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Fallingwater Bedside Lamp

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Project by Randy Price posted 01-24-2009 07:02 PM 9048 views 23 times favorited 11 comments Add to Favorites Watch

This is Fallingwater Bedside Lamp I built based on photographs of the original examples. There is a free plan on the internet by Popular Woodworking but comparing it to the original photos there were some differences, so I tried to stick as close as possible to the original design.

The shade sides are walnut – I used a wide piece of walnut and mitered it at the center of the flame pattern in the walnut so it wraps around the shade. The shade base is poplar painted black and I used small biscuits to attach the shade sides to the shade base. The lamp base is of the same poplar painted black.

Here are the differences between the Popular Woodworking (PW) plan and what I built:

The walnut shade on the PW plan is 2 pieces mitered giving a 2 sided “L” shape. The original had 4 pieces mitered so there are 2 more shorter “wing” pieces on the shade with the shade having 4 sides.

The PW plan has the lamp shade base attached inside the shade sides so it is not visible from the front. The shade base is square. On the original the shade side sat on top of the shade base with the base extending about 3/16” beyond the shade sides. The original base is not square and has a more complicated shape.

The profile of the lamp base on the PW plan is thicker and more “blocky” looking where the original has a thinner profile.

-- http://www.plankandplane.com





11 comments so far

View HallTree's profile

HallTree

5661 posts in 2422 days


#1 posted 01-24-2009 07:09 PM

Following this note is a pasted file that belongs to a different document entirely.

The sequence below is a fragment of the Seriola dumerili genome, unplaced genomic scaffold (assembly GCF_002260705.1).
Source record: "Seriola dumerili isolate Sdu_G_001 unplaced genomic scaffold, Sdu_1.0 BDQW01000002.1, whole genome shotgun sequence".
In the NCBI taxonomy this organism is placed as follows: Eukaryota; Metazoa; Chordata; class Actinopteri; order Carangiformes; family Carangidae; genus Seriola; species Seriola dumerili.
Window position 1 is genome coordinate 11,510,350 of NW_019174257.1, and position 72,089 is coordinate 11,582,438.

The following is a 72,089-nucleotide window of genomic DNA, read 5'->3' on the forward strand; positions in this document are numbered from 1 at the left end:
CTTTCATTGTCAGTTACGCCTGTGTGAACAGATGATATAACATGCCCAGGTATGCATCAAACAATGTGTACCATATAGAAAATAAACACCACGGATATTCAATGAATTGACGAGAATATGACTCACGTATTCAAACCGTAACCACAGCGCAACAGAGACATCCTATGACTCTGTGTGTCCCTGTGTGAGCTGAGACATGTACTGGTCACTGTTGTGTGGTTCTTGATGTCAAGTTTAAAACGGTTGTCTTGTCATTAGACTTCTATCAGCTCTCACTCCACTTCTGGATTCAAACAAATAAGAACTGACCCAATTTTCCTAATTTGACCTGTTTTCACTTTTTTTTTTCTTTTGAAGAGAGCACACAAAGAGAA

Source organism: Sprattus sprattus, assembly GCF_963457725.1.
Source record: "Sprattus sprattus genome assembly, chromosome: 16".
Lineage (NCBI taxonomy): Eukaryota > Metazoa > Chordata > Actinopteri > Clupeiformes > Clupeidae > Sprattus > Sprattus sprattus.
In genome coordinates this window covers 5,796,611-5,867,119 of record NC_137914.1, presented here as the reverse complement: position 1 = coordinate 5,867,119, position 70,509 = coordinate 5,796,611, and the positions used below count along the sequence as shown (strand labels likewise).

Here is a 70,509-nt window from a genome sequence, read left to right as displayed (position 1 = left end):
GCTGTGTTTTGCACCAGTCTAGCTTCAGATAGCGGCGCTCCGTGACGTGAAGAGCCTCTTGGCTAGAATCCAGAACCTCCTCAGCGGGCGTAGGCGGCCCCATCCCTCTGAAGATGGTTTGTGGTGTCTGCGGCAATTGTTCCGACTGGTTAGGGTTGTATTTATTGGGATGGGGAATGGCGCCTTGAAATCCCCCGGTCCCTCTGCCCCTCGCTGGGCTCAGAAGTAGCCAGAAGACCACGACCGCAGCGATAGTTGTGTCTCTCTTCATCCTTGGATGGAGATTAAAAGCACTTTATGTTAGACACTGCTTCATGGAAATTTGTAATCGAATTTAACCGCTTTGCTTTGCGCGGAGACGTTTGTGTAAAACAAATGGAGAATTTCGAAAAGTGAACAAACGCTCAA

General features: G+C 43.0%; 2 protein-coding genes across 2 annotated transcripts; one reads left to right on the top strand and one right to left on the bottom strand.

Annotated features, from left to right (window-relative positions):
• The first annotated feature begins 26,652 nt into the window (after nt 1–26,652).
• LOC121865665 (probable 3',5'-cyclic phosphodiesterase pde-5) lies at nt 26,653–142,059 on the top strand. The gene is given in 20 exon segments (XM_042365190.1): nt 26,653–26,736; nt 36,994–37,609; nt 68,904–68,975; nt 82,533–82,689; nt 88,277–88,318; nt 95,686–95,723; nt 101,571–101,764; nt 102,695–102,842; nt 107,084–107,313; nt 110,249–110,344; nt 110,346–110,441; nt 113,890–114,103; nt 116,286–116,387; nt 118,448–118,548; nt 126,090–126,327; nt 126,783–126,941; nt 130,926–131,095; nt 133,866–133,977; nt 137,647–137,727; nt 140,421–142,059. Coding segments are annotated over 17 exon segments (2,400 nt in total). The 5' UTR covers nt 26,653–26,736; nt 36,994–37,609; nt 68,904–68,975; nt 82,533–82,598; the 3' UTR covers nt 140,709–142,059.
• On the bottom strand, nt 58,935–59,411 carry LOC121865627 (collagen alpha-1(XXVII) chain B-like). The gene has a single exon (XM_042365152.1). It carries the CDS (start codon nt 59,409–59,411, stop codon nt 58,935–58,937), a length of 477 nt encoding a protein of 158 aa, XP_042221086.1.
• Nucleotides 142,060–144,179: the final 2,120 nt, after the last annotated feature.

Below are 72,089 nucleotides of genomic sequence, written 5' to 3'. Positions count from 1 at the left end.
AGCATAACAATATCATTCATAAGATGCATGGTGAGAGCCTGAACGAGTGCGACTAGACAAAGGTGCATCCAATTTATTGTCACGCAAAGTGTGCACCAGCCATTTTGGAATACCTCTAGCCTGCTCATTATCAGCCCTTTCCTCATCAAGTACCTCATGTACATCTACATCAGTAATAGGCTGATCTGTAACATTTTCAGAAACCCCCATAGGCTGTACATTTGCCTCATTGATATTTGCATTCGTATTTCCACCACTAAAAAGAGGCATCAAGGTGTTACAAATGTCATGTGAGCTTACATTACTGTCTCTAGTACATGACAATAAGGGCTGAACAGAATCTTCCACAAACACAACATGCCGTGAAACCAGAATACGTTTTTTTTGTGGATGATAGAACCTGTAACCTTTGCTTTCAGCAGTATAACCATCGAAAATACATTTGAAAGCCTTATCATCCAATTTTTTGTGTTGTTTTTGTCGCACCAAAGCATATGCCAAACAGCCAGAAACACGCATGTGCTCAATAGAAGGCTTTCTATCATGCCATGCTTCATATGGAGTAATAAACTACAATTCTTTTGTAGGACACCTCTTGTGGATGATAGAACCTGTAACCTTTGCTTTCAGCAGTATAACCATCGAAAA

Very Nice. I like it.

-- "Hold on to instruction, do not let it go; guard it well, for it is your life" Solomon

View dennis mitchell's profile

dennis mitchell

3994 posts in 2969 days


#2 posted 01-24-2009 07:37 PM

With the history and that great bulb you almost want to keep it turned around. Interesting….

View BarryW's profile

BarryW

1015 posts in 2561 days


#3 posted 01-24-2009 08:04 PM

Yeah, looking at the drawing and your lamp…no reflective surface…wondering if that was your choice? Since wood can develop a pyrophoric condition, I’d want to put a small, spaced, reflective surface on the inside…just a thought. Pyrophoric conditions in wood…or other similar materials…the ignition point lowers after time causing the possibility of burning…also some chemicals burning suddenly when exposed to air is called pyrophoric.

-- /\/\/\ BarryW /\/\/\ Stay so busy you don't have time to die.

View Randy Price's profile

Randy Price

208 posts in 2155 days


#4 posted 01-24-2009 08:09 PM

Dave -

Amazing drawings! I am thinking about building one of the horizontal desk lamps for my office desk. I drew my plans on Eazydraw (Mac software). Both the vertical and horizontal lamps are similar in construction. Thanks for your comments and sketches.

-- http://www.plankandplane.com

View Randy Price's profile

Randy Price

208 posts in 2155 days


#5 posted 01-24-2009 08:21 PM

Barry -

Some of the originals had a silver reflective paint on the inside of the shade and some did not. I haven’t decided which way to go yet; I also purchased a compact florescent bulb of the same shape and comparable wattage as the bulb I have in the lamp now but it didn’t have the same effect. Thanks for the information on pyrophoric conditions in wood. I have used the CF bulbs along with adequate spacing on my other lamps with success but I agree with this one the bulb is close to wood. I just checked the Fallingwater web site and the lamps currently being sold have the silver reflective paint so I think I will research using a silver reflective heat stable paint and go that way. Thanks for prompting me to think about this.